Setting aside the larger issues of why it took government so long to inform the public about the contaminated meat from XL Foods, there’s another area that could be better explained to the public.
Many people really don’t have a handle on food safety, particularly when it comes to meat. Who hasn’t peered in a container of leftovers and done the sniff test to decide if it’s desirable, instead of labelling it by date and throwing it out once it’s past its prime?
E. coli, the bacteria at the root of the recall, naturally occurs in the gastrointestinal tract of animals. It can be transmitted to humans through direct contact with the animal, by ingesting contaminated meat or via contact with the fecal matter of a sick person.
Meat can become contaminated during the slaughter process and as hamburger can be made from parts of different animals, it has a greater risk for contamination.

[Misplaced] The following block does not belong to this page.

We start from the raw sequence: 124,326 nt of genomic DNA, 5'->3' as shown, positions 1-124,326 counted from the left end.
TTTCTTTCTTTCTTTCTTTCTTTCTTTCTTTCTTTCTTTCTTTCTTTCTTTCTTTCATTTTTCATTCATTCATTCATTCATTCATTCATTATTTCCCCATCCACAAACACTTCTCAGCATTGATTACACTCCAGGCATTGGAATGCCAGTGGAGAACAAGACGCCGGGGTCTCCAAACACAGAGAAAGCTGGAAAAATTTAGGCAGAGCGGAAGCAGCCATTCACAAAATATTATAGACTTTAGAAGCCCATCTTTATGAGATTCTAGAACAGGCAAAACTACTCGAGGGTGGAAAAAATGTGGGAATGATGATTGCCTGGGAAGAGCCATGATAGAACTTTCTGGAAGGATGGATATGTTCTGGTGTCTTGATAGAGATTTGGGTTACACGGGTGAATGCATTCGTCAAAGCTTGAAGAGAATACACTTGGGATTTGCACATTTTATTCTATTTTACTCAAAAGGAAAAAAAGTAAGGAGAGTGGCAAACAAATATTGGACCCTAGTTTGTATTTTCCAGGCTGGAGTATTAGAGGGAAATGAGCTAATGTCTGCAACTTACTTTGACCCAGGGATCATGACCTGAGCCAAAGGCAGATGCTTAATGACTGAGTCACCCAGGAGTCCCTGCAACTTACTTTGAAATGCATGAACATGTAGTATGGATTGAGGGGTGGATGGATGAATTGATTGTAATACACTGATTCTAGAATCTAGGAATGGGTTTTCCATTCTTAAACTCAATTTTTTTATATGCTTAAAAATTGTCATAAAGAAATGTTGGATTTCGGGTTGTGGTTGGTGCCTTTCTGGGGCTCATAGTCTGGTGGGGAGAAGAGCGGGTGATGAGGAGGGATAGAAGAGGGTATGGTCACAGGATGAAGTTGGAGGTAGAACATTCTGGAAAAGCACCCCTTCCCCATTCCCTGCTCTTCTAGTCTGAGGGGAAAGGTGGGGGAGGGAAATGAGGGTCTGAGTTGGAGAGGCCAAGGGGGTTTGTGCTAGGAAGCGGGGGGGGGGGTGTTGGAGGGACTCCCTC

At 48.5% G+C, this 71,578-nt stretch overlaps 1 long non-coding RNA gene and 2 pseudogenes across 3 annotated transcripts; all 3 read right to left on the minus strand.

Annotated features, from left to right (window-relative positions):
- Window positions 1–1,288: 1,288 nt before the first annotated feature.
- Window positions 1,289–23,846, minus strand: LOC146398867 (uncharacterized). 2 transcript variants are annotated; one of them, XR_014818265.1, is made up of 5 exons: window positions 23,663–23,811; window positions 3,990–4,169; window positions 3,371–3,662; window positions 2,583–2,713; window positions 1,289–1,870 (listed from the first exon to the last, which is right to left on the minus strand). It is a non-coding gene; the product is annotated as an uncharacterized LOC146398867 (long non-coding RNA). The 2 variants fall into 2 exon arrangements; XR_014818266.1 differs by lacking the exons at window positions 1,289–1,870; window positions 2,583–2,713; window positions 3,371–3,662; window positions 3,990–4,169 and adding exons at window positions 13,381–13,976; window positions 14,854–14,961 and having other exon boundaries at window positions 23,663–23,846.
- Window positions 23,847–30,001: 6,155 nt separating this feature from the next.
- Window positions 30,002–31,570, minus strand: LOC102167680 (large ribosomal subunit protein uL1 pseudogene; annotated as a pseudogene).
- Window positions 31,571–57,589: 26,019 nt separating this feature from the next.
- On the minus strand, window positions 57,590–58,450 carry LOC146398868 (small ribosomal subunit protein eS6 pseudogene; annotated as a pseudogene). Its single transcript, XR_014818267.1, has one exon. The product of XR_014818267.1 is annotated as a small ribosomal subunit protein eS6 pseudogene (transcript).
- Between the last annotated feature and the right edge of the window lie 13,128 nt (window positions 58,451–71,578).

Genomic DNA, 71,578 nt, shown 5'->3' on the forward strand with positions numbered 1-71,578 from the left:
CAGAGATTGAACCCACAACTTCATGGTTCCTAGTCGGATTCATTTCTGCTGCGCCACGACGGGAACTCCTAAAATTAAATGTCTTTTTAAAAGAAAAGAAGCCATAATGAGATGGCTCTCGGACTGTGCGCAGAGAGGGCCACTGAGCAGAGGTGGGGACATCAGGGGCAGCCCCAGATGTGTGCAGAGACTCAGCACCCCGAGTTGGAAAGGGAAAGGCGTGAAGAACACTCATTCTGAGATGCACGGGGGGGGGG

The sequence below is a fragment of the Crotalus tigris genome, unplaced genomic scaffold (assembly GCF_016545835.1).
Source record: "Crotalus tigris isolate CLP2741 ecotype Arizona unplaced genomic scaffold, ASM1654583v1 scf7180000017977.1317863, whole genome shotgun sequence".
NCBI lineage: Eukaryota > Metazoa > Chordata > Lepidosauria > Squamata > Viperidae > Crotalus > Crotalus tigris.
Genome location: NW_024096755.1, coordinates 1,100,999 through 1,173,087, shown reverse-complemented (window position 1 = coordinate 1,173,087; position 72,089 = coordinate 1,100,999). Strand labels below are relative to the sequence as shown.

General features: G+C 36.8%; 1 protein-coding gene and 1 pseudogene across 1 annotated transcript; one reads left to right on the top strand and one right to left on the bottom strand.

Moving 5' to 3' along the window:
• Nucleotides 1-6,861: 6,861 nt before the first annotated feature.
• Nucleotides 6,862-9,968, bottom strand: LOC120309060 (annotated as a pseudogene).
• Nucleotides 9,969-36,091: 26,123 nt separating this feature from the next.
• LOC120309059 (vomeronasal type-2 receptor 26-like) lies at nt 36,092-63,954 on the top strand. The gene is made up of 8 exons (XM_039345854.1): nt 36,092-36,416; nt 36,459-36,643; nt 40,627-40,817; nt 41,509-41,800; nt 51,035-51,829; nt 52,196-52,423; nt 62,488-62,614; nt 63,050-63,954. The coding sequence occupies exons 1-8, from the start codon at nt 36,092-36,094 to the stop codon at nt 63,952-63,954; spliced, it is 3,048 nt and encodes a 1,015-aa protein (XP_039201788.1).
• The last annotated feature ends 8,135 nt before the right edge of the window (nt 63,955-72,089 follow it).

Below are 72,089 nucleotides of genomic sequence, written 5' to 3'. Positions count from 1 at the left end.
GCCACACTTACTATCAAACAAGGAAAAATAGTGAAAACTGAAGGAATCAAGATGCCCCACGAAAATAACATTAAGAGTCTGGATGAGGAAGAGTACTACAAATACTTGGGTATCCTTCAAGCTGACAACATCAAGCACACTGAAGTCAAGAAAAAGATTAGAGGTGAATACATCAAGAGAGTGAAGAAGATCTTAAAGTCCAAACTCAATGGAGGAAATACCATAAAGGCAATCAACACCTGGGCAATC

E. coli, which has no taste or smell, can make people gut-wrenchingly sick — symptoms include vomiting, fever, severe stomach cramps, and bloody or watery diarrhea. Symptoms can show up within a day to 10 days and generally go away on their own within a week.
For some, the elderly and children under five in particular, it can be more serious, leading to kidney failure, seizures, stroke and even death.
But thorough cooking can kill the bacteria, so even if hamburger had E. coli on it, ensuring it is cooked thoroughly (to a temperature of 160 F, according to Health Canada) will render it safe to eat. And use a meat thermometer; checking to see if the burger is still pink is not good enough.
But beef is not the only meat that can be contaminated, E. coli can also be found in pork, lamb and poultry.
So apply the same common sense food-safety practices when cooking your Thanksgiving turkey this holiday weekend — wash your hands and kitchen areas after handling meat so there is no cross-contamination, use a meat thermometer to check that it’s cooked and store the food in the fridge promptly after.
There are an estimated 13 million cases of foodborne illness every year. Avoid becoming one of them.
We Say editorials represent the viewpoint of The Daily News and are written by publisher Tim Shoults, city editor Tracy Gilchrist, or associate news editors Dan Spark and Mark Rogers.